For Athletes, Meal Timing Is Key to Good Performance

 Posted by Susan Bowerman, M.S., RD, CSSD, CSOWM, FAND – Senior Director, Worldwide Nutrition Education and Training  0 Comment
 
Find the right balance of nutrients for performance.

When I was a child, I loved to spend summer days swimming in the pool. I used to get really annoyed at my mom, who always insisted that I wait an hour after lunch before diving back in so I wouldn’t “get a bellyache.” At the time I thought she was being unreasonable, but it turns out her advice was scientifically sound. When you’re doing strenuous exercise, paying attention to what you eat and when, it can have a big impact on your performance.

Athletes are usually on a constant quest to craft the perfect diet to give them the winning edge. While many athletes go through a bit of trial-and-error with their diet until they come up with a plan that works for them, there are a few key points that all athletes should keep in mind when trying to match their meals and snacks to their activity.

    • •Carbohydrates are primarily what the body relies on for energy. But the body needs a fairly steady source from the diet, since there’s only so much carbohydrate the body can store (in the form of glycogen) in the muscles and the liver.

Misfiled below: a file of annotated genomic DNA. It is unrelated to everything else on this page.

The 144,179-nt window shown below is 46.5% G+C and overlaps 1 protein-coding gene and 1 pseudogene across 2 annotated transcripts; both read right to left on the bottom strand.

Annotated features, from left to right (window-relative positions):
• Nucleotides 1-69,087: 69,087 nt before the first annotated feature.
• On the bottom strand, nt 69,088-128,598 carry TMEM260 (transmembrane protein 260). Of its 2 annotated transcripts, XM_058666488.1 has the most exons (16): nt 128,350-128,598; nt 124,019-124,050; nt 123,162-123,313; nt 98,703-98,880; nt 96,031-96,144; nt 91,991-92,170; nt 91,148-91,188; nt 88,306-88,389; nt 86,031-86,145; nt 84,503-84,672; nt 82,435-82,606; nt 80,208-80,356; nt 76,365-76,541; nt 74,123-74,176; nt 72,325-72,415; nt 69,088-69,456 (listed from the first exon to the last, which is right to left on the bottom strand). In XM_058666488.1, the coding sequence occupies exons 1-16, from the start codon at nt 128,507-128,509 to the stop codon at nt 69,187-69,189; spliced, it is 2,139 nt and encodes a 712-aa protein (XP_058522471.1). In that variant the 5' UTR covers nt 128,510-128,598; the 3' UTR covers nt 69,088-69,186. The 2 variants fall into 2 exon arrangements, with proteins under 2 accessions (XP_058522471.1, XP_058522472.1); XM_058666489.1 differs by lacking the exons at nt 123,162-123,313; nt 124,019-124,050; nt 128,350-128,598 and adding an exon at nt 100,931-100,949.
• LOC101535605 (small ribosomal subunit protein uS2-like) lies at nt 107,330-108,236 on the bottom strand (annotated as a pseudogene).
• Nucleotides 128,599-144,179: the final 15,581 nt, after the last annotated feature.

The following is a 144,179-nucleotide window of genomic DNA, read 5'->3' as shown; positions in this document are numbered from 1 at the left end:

• •It’s important to ‘top off the tank’ with some carbohydrate before an athletic event. But in choosing what to eat, the athlete needs to consider how much time they have to digest before activity starts.
    • •Foods high in fiber and fat delay digestion time; it’s best to save them for after the event.
    • •Light or liquid meals digest more quickly than solid ones. For athletes who have only an hour or less to digest before an event, a smoothie or a carton of yogurt would be easy on the stomach.
    • •If there’s an hour or two before the event, then a lighter, solid meal—some cottage cheese and toast, a bowl of low fiber cereal would work. If there are three hours or more until the event, then a regular meal will do.
    • •During continuous activity that lasts longer than an hour, athletes need to keep the carbohydrate coming in. Specially designed sports drinks are ideal for this purpose, since they provide fluid and salts as well as the right amount of carbohydrate to keep muscles well-fueled. Some also provide small amounts of protein, which help with muscle recovery.
    • •Post-exercise, the body is ready to take up plenty of carbohydrate to replenish the stores in the liver and muscles. Ideally, athletes should try to eat within 30 minutes or so after the event is over. Fruits, veggies, whole grains, beans and dairy products are all terrific recovery foods. That’s the time to load back up on the higher fiber carbs, since digestion time is no longer a concern.
    •Whey and casein—proteins derived from dairy products—are also needed after exercise to help promote muscle recovery. A sandwich on a whole grain bread with a glass of milk, some yogurt with a piece of fruit, or a protein smoothie made with milk and fruit are all post-exercise meals that would fill the bill.

 

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